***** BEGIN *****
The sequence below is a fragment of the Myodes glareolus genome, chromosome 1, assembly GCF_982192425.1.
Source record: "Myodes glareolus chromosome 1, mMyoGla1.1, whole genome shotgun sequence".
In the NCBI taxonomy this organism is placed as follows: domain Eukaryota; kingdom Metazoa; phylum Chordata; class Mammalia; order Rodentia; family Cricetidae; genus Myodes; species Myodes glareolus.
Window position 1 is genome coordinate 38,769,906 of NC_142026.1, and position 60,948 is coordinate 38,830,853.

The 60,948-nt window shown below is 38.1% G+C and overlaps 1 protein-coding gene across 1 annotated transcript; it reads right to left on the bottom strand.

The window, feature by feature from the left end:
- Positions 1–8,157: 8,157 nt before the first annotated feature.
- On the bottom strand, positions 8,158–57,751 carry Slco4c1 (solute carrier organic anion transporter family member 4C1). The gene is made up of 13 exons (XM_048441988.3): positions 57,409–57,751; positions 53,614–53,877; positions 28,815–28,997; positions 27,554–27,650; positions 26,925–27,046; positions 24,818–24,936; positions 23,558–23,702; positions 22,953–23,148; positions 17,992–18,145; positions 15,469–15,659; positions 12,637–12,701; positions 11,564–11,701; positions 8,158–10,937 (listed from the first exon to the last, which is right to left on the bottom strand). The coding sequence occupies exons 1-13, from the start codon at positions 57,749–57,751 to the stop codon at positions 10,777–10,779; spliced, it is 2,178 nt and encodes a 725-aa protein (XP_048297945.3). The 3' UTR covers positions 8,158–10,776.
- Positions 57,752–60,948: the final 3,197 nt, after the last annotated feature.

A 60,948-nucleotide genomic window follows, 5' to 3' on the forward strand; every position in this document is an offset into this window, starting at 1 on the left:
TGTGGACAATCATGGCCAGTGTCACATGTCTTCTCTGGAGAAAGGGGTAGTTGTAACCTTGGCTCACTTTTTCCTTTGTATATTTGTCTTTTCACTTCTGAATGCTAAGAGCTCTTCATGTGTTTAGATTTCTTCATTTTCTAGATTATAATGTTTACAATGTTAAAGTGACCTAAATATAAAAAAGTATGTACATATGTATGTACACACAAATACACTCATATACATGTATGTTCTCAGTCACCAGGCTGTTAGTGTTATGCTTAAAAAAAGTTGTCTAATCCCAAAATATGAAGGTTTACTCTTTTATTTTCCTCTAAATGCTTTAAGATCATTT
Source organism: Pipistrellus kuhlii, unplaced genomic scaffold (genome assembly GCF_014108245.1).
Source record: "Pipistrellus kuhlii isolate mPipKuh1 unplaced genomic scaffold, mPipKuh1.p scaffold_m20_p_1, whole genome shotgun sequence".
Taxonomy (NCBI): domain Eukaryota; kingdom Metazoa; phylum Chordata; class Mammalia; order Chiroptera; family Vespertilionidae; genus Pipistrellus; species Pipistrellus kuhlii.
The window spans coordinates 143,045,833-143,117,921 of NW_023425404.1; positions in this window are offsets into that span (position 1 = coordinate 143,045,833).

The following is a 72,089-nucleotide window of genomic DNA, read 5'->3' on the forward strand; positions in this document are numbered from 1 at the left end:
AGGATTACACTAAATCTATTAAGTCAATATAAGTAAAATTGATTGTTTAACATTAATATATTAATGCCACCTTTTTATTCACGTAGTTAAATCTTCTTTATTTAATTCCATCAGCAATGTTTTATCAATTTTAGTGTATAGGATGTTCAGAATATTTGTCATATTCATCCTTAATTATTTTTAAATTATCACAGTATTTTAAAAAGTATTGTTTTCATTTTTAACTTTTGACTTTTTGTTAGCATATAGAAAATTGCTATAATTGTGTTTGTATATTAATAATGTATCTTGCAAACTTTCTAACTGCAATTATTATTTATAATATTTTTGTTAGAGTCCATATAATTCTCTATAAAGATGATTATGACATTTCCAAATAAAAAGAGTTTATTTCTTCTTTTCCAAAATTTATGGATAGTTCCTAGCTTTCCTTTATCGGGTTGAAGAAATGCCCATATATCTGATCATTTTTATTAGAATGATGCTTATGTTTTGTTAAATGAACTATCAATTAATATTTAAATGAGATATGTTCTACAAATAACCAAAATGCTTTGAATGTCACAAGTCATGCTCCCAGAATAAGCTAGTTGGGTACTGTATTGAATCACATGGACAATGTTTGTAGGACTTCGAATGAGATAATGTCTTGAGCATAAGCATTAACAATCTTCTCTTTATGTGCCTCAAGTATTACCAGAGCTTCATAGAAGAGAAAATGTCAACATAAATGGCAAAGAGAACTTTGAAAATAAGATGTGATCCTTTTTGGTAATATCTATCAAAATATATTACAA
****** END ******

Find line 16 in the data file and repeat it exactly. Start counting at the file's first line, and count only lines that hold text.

The following is a 72,089-nucleotide window of genomic DNA, read 5'->3' on the forward strand; positions in this document are numbered from 1 at the left end: